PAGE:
Posted on Monday, February 06, 2006 - 08:55 pm:   Edit PostDelete PostPrint Post

In past years under the MOP I prepared an outline of the CCS and CCCA protions of the MOP, and an outline for A201. I used these for CSI discussion groups in Northern Illinois up to 1995 when I relocated to South Carolina. I have all three in Word format which has been translated from WordPerfect and seems to open reasonably well for those I sent it to as an attachment to an email. This was done to assist those interested in the certification program. I will send any of these to anyone studying for the exams if they send me a valid email address. Please bear in mind that these are from the old MOP not the new PRM. As Mr Kabaza has stated in his posting above, there is new material in the PRM. I have not yet updated these discussion group notes. Good luck. There is a lot of good guidance listed in the notes above from a broad range of professionls.
Vivian Volz, RA, CSI, CCS
Senior Member
Username: vivianvolz

Post Number: 60
Registered: 06-2004
Posted on Thursday, February 09, 2006 - 02:23 pm:   Edit PostDelete PostPrint Post

Brett, I'm a recently certified CCS, though I took the test right before the MOP became the PRM. (Yes, quite deliberate on my part!) So your mileage may vary.

Memorize, memorize! I'm not normally a memorizer, but the CCS exam is a harder test than any I'd ever taken before. Reading the source material is not enough, though if you're a person with the stomach to read the relevant portions of the PRM several times, more power to you. I'm an active learner, so just reading the text is like getting a drink by sitting under a waterfall. I need buckets to go into the text and grab what I need.

Memorize SectionFormat. Memorize MF04 to at least Level 2. Memorize that ceiling-fan-shaped chart that relates Division 1 to the other parts of the Contract Documents. (PRM figure 5.6A) If it's a list or a chart, chances are good that memorizing it will help with your performance on the test. I can draw the line for you somewhere: I don't think memorizing the entire A201 would help enough to be worth the pain. But a valid attempt to name and summarize the five common articles among the three standard general conditions (PRM probably would help.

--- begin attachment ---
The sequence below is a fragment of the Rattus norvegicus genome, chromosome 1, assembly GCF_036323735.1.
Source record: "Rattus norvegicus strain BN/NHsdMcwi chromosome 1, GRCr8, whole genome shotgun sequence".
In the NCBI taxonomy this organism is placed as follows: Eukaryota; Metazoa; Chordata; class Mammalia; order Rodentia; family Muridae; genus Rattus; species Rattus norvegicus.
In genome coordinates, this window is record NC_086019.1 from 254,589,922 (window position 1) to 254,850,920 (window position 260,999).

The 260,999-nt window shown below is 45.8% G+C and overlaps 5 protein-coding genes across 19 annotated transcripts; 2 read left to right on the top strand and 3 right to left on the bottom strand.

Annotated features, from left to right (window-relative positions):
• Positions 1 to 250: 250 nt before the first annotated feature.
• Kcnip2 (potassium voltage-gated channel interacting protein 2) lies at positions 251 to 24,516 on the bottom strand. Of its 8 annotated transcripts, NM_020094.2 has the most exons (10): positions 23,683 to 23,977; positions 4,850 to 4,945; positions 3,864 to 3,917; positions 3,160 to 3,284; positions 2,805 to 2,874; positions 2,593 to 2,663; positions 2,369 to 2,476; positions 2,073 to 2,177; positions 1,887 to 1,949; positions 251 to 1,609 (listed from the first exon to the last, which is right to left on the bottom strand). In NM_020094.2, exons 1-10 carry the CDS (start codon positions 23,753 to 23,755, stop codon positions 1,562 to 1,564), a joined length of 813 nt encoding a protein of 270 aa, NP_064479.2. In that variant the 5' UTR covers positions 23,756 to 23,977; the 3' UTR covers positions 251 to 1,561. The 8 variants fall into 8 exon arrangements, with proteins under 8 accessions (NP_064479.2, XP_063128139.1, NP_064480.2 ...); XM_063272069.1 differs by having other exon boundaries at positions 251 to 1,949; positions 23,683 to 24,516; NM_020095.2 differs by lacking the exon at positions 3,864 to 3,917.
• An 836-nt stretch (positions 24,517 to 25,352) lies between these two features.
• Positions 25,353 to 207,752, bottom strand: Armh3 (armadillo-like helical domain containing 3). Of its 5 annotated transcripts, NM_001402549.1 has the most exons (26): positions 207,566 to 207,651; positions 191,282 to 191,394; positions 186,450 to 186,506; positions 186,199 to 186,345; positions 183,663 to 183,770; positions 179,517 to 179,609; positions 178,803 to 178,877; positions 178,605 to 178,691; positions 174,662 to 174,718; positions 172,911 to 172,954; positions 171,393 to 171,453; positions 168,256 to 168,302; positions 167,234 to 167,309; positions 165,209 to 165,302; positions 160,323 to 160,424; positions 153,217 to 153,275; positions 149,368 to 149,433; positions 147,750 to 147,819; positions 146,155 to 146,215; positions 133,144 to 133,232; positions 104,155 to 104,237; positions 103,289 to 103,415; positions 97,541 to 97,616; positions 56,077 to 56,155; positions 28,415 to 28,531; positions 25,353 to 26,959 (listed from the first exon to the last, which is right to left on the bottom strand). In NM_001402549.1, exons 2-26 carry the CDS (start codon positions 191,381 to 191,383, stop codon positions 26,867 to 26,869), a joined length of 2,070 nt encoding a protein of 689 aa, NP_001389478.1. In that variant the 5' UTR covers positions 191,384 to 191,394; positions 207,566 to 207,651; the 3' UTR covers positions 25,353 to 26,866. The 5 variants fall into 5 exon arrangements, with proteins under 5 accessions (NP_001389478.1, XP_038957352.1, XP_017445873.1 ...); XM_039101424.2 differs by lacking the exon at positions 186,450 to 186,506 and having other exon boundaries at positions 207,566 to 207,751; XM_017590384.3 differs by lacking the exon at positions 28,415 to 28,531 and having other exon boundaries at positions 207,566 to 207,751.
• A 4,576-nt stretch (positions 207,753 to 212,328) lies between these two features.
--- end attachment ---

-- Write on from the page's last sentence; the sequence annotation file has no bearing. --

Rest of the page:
Active memorizing tip: study your source, then cover it up. Try to reproduce it on a clean sheet of paper. Then pick up a different pen and look at the source again, and correct your errors and omissions. Then try again to reproduce it without looking. Do this several times, then do it a few days later. You want to be able to reproduce the very same information in the margins of the test booklet on test day, so that you can confidently answer questions requiring you to put things in order or find the one thing that doesn't belong.

I also heartily agree with taking a mock exam. This is a test where comprehending the question is key, so you need to know how your personal pace agrees with the pace of the test. I found, when I graded my own mock exam, that a hefty chunk of the questions I missed were from rushing through the reading of the question; but I finished the mock in less time than allotted. So I committed myself to taking the whole time allowed for the test and reading the questions more carefully, and deciding on my answer before looking at the multiple-choice answers. I practiced the questions from the mock again later. And I finished the test on test day with only about half an hour left to go back to the questions I'd circled for review. And I passed. :-)

Good luck!
Chris Grimm, RLA, CDT, MAI, CSI
Senior Member
Username: tsugaguy

Post Number: 27
Registered: 06-2005
Posted on Tuesday, March 21, 2006 - 09:26 pm:   Edit PostDelete PostPrint Post

Does anyone out there have such a mock exam or practice questions?

John Guill
Senior Member
Username: johng

Post Number: 11
Registered: 07-2005
Posted on Thursday, March 23, 2006 - 08:37 pm:   Edit PostDelete PostPrint Post

Chris, you can try your local CSI chapter or Region HQ, the education and/or certification chairs should have contacts for mock exams.

Good luck with the hardest test.

Chris Grimm, RLA, CDT, MAI, CSI
Senior Member
Username: tsugaguy

Post Number: 28
Registered: 06-2005
Posted on Saturday, March 25, 2006 - 09:53 pm:   Edit PostDelete PostPrint Post

Thanks to all who responded. Now just have to wait for the score. Wow that was a hard test!
Brett M. Wilbur CSI, CDT, AIA
Senior Member
Username: brett

Post Number: 110
Registered: 12-2004
Posted on Monday, March 27, 2006 - 09:49 am:   Edit PostDelete PostPrint Post

That was tough test! Much deeper than I expected. Most of it I had to think my way through, very few questions were able to be answered directly. For those who take it in the future, this is what I remember:

PRM: of course, make sure you study this, over and over;

Delevery methods: know all of them, and the benefits and limitations fo each;

Uniformat: know it, not just first level, all levels and how to designate;

A201: Need to know more than just the names of the articles. Who is responible for what? Also, know your insurance requirements, again, who is respsonible for what; builders risk, property, etc.;

Know Pageformat and Sectionformat. For the last 23 questions you were given a sample spec section, 101000 Widgets, then the questions were about whether notes were correct, paragraphs in the right place and in order, etc.

I'll think of more as the day goes by, I'll get back to you. Maybe some other people remember.